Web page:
Columbus Day 16: Well, things have taken quite the turn. When we last heard from me, I was exuberantly declaring my luck in getting hired seven days after arriving in the old town of Columbus, Ohio. And now, more than a week later, I'm a little windswept at how things have shifted.
No need for wireless-equipped cafes anymore; I have my own space now. I'm living in the northeast corner of Columbus near the intersections of the roads affectionately known as Cleveland Avenue and S.R. 161. While it's real near my work (12-minute walk), it's about 8 miles from downtown and therein lies a big problem.
It has come to my attention that I will probably always be a downtown guy. Nature is nice, certainly--I remember fondly the summer I spent cycling beyond the south hills of Eugene--but I need people around me, I really do. No matter where you go, the suburbs are all the same. The seven-lane roads, the same fast-food chains, the same box stores, the same unlikely chance to see a pedestrian enjoying himself in this free auto range.
Sadly, that's exactly where I am now. I can't do it. Now I know.
Besides the crappy location, my employment is almost satisfactory. The CEO is interested in getting me involved in systems improvement, since I can do it and they need it. I also have to do all the things my predecessor did: run copies, change light bulbs, ship packets. In about five weeks, we'll all be trucking down to Cincinnati for the week-long National Leadership Conference, and I have gobs and gobs of copies to make before then.
So in the office, there're six other people there. And except for the UPS driver, that's all the people I see in my eight hours there. Which has led me to realization number two: I'm a customer-service type, and I mean the face-to-face type. Gary took me to a Borders last weekend, and I took one look around and realized I'd rather be working there at minimum wage than doing what I'm doing now.
So I realize now that I made a big mistake by taking this job at the BPA. I thought about quitting at the top of this week, but I did promise that I'd help them through the NLC at the very least, and that I will do. Naturally I received two other requests to interview this week.
Some of you must be laughing at the idea that I'd be working at any place that has the word "business" or "professional" in its title. Don't assume too much: this place is a small, dusty, used two-story place with a huge parking lot way out in the sticks. It's not that different from working at CAT or Bike Friday.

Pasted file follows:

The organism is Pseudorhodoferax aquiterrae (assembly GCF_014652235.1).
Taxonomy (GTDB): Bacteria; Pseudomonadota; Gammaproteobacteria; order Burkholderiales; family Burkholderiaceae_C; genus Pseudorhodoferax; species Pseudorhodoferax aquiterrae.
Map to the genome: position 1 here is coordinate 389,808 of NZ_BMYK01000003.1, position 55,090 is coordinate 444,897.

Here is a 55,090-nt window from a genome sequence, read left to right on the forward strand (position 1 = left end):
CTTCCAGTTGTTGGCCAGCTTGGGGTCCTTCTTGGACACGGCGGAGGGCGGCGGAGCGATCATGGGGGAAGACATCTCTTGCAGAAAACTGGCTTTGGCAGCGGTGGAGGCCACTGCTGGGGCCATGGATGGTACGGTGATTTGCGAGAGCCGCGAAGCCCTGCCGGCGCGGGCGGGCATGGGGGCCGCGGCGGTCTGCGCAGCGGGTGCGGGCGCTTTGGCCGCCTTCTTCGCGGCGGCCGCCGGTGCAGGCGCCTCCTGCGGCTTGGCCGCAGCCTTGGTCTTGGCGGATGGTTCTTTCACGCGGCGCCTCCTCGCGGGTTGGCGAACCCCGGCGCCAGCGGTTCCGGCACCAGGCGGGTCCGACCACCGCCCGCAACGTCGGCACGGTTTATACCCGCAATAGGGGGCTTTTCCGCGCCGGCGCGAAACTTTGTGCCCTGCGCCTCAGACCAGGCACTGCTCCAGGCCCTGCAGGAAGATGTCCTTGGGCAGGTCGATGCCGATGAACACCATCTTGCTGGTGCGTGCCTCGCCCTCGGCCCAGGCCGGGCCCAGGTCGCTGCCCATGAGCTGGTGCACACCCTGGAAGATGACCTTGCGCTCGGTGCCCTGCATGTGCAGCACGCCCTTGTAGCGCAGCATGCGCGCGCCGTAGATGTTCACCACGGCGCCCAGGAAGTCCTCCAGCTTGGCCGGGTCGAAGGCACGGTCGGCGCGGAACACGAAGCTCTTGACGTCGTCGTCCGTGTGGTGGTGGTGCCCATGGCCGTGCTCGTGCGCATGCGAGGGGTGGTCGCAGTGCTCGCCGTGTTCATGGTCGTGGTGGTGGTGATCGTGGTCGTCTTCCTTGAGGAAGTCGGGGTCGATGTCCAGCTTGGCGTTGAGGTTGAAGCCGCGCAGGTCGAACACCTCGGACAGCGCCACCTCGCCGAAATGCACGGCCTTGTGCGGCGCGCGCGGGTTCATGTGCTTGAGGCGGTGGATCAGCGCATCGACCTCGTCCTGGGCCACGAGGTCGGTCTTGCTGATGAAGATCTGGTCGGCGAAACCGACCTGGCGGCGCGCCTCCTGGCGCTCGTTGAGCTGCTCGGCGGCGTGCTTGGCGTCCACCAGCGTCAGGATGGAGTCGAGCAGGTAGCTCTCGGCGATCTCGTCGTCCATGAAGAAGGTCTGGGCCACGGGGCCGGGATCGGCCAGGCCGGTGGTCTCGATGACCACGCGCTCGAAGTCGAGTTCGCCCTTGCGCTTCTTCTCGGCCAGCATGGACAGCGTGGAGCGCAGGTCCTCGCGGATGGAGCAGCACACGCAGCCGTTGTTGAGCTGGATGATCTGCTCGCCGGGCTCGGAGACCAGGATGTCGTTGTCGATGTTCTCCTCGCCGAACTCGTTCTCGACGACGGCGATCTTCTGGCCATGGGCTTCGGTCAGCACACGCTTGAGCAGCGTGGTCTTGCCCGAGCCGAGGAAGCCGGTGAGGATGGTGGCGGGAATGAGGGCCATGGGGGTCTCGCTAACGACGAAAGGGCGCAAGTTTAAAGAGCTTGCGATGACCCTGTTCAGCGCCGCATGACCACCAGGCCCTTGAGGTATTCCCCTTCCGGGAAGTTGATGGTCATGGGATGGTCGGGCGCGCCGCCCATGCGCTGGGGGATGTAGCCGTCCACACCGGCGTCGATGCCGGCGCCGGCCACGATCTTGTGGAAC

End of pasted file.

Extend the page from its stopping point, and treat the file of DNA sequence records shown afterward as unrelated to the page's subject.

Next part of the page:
Others must be shaking heads imagining me working full-time. For the record, I don't need to wear a coat and tie, but I am complying with the "business casual" dress code. So no blue leopard spot fleece pants.
In my various travels through and around town, I kept finding myself in an area of town, not far from downtown, referred to as "Short North." Now this is a part of Columbus that is working. Retail and housing mixed perfectly, almost no chain stores, lots of art galleries, clubs, cafes, now this is what I'm talking about. So last weekend I was looking for a place to live in this area.
I found a few that would work, for certain. But the bus rides out to Cleveland and 161 were driving me crazy: nearly two hours including nearly an hour of waiting. So once I decided to stick with my promise, I knew I had to put Short North on hold as well.
I looked at this place on Tuesday and moved in Wednesday night. It's certainly pleasant enough, a furnished little studio with a "Murphy bed" that folds up into a closet when not in use. I must say, any place you can call your own, even for a little while, is a nice thing. But there isn't much charm here; I doubt it will grow on me.
There's a giant box store / grocery across the seven-lane road from where I work called "Meijer." (There was certainly an odd sense of deja vu the first time I ran across the road to get some lunch there. It's even pronounced "Meyer.") Anyway, I've found this store useful for stocking my apartment with essentials. Let's see, what did I get that first night? A 70-piece kitchen set (bowls, pots, can openers, etc) for $40, a pack of toilet paper, some hangers for my shirts and jackets, sheets, a LEGO set, and a little poster of sunset at what can only be the Oregon coast.
Using an Xacto blade, a bit from my spiral notebook, and a sizeable length of dental floss, I just hung that poster on my west wall, to help me remember what that home was like.
I've got a few more things to do to really move in. Soon, though, I must settle in and begin my real work.
From what I've heard, the 2004 presidential election will hinge on just a few swing states. The list is short: Florida, Pennsylvania, Ohio. Ohio, with its 20 electoral votes, tends to get more Republican as you go south. Cleveland (where Kucinich is from) is much more Democratic than Cincinnati, while Columbus is split right down the middle. Which means that I'm at the epicenter of where it's all going to come down.
Already I've accidentally witnessed a Bush ad. "I have a vision--I know exactly where I want to take this country." Yes, and I'm sure you've got your handbasket picked out too.
So I've decided that I'm going to really go to town in getting northeast Columbus registered to vote while I'm stuck here in the boonies. I'm going to be launching my own effort next week, to time it with Dr. Dean's announcement for DFA2. Hopefully I'll be able to stir up a hornet's nest in this seemingly sleepy suburb. Of course, I'll keep you posted as things develop.
And hey, if you want to send me postcards, my new address is 2363 Parkgreen Place, Columbus 43229. I'm also open to phone calls; I still have my Sacramento-based (area code 916) cell phone number 730-0038.
So I have some work to do. Luckily, there aren't any cool art galleries, pubs or cafes up here to distract me.